It was cold, when we wake up this morning and we got a good sense of how fall will feel up here in the mountains. My husband was still asleep, but my little daughters wanted to make breakfast, so I peeled off my warm and comfort bed. When we were entering the living room, I – still half asleep – heard my daughter’s frowning voice: „Mama, what is this on the floor?“ I opened my eyes fully and trudged on their side: There was a tiny little something laying on the floor. We took a closer look at it and I suddenly realized that this was a little baby mouse. „This is a little baby mouse,“ I told my daughters. „Where does it come from?“ they asked back. Well, that was a really good question! I took a look up, if I could discover a hole in the ceiling – I know that we have mice between the roof and the ceiling, I can hear them make a racket at night -, but I could not see anything odd.
We picked up that tiny little thing and bedded it in a light wooden box. „It is cold,“ my husband submitted, now also awake, caused by the fuss we made while we examined the baby mouse. So, we put some extra tissues in the box and placed the mouse’s bed under the floor lamp to keep it warm.
„We have to feed her,“ our daughter added, „She must be hungry.“ – I think she was assuming this, because she was hungry herself. Easier said than done! What do little mice eat? „Well, we probably have to milk a mouse…,“ my husband laughed. Unfortunately, there were no mother mice we could even tried to milk. So we went to the store, bought a small baby bottle, particularly for feeding baby animals. The teat was nearly as big as the baby mouse, but we could not find anything smaller.
Back home, we warmed up a tiny amount of milk (from a cow, not a mouse) and tried to feed the baby mouse with the baby bottle. It didn’t work very well, but we had the feeling to do something good. And we felt that the mouse took a least a few sips.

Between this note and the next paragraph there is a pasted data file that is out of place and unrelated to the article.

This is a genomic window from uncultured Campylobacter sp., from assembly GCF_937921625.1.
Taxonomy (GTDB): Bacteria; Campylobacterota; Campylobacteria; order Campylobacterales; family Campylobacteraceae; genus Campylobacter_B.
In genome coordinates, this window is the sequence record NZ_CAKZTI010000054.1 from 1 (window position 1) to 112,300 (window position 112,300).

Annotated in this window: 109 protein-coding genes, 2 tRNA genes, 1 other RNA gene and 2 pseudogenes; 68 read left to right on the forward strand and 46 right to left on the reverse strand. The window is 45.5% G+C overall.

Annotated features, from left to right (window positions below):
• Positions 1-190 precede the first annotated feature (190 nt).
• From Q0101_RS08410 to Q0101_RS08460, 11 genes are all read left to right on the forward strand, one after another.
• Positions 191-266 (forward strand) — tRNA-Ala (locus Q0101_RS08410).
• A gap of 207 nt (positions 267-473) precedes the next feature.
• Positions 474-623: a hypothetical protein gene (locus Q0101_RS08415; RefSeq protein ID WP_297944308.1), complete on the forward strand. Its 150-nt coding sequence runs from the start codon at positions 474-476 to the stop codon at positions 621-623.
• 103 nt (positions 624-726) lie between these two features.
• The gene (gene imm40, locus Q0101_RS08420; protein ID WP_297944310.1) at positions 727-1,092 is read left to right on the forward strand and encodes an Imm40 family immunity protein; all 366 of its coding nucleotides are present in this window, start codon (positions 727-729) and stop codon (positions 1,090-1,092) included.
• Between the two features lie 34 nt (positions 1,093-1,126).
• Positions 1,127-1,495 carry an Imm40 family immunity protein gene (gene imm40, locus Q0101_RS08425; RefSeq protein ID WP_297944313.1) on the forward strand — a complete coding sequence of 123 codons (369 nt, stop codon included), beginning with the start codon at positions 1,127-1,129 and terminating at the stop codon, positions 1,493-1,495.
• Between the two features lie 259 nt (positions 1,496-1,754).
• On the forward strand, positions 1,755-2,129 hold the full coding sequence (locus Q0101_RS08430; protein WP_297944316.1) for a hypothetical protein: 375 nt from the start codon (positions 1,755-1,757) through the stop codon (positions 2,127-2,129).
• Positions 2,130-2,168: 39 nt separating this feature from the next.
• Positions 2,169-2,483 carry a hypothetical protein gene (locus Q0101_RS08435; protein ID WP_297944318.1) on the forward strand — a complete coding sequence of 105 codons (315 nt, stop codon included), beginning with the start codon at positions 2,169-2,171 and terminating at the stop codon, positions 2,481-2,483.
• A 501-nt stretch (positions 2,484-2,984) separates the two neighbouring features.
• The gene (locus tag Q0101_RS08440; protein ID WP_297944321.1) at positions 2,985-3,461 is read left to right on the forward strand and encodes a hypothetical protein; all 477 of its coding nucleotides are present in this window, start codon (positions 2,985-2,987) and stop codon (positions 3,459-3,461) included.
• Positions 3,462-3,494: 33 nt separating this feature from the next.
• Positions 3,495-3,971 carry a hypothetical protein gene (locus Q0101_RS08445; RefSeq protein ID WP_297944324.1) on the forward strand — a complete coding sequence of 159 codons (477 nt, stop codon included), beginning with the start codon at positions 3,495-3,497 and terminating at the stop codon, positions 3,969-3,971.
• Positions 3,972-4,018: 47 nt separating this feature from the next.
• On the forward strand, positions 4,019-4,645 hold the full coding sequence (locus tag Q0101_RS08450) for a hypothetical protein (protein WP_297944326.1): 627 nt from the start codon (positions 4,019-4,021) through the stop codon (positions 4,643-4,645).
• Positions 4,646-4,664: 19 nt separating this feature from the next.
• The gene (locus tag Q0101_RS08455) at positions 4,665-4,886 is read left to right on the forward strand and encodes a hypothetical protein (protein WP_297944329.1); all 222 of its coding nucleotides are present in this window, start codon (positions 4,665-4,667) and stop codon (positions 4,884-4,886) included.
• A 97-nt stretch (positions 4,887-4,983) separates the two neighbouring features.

Unfortunately the baby mouse was dead at noon.
The House mouse (Mus musculus) is very common in old buildings. Mice in general live preferably in hidden places near food sources, which make older buildings, full of nooks and crannies, a perfect place to coexist with humans. As long as mice have enough food, they can reproduce six to eight times a year, each litter with up to eight babies.
The young mice remain blind and bald until they are around 15 days old. Our mouse, by the way, was not bold any more, but had its eyes still almost closed. I guess, it was at least 10 to 15 days old, when it – most likely – fell out of the nest between the roof and the living room’s ceiling and landed on our floor.
Female mice breastfeed their offspring, until the young mice are three weeks old. Assumed, our mouse was not older than 15 days, she should than had to be fed with breast milk at least one more week. In case you find an orphan mouse, the American fancy Rat & Mouse Association (AFRMA) proposes, you should better find another nursing female with babies, who can bring up the baby mouse.
As we were not able to find a foster mom for „our“ mouse – in fact, we did not really search for one – AFRMA suggests to feed the mouse with milk. They recommend whole, raw, fresh or goat milk, as well as kitten or puppy milk or some others. Whole milk was easiest to access for us, so we tried whole milk. As the sun on the deck was meanwhile much warmer than the 30 Watt bulb in our floor lamp, we put the box with the mouse out. As I said before, when we looked in the box the next time, the baby mouse was not alive anymore.
„Your chances of successfully raising newborns are not good“, AFRMA warned. We still do not really know, what caused the mouse’s dead. It seems, we had the right food, but maybe the mouse was heavily injured by falling from the ceiling. Or we did not take enough effort to keep the mouse warm. Anyway, now we have a little grave in our yard and one gadfly less, who rackets over our heads at night.